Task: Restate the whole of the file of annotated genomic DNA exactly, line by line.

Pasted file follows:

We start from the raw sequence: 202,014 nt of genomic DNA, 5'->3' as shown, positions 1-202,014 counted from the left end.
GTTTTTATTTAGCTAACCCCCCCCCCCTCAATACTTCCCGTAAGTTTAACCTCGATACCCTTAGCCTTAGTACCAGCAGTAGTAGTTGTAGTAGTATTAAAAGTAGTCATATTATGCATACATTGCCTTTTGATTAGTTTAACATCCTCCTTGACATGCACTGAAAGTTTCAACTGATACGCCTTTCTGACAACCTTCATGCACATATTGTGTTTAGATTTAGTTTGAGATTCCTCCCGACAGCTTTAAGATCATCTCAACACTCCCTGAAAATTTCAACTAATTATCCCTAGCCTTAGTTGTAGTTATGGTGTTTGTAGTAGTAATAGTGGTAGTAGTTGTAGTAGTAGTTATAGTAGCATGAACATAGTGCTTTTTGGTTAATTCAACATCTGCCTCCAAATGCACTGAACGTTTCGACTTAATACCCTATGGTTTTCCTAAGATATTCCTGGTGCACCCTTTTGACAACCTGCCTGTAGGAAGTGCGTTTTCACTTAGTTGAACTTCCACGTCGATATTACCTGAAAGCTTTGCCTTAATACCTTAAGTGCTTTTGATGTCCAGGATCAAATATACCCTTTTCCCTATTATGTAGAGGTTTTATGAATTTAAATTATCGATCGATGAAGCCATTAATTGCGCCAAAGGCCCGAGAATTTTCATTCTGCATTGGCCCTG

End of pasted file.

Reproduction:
We start from the raw sequence: 202,014 nt of genomic DNA, 5'->3' as shown, positions 1-202,014 counted from the left end.
GTTTTTATTTAGCTAACCCCCCCCCCCTCAATACTTCCCGTAAGTTTAACCTCGATACCCTTAGCCTTAGTACCAGCAGTAGTAGTTGTAGTAGTATTAAAAGTAGTCATATTATGCATACATTGCCTTTTGATTAGTTTAACATCCTCCTTGACATGCACTGAAAGTTTCAACTGATACGCCTTTCTGACAACCTTCATGCACATATTGTGTTTAGATTTAGTTTGAGATTCCTCCCGACAGCTTTAAGATCATCTCAACACTCCCTGAAAATTTCAACTAATTATCCCTAGCCTTAGTTGTAGTTATGGTGTTTGTAGTAGTAATAGTGGTAGTAGTTGTAGTAGTAGTTATAGTAGCATGAACATAGTGCTTTTTGGTTAATTCAACATCTGCCTCCAAATGCACTGAACGTTTCGACTTAATACCCTATGGTTTTCCTAAGATATTCCTGGTGCACCCTTTTGACAACCTGCCTGTAGGAAGTGCGTTTTCACTTAGTTGAACTTCCACGTCGATATTACCTGAAAGCTTTGCCTTAATACCTTAAGTGCTTTTGATGTCCAGGATCAAATATACCCTTTTCCCTATTATGTAGAGGTTTTATGAATTTAAATTATCGATCGATGAAGCCATTAATTGCGCCAAAGGCCCGAGAATTTTCATTCTGCATTGGCCCTG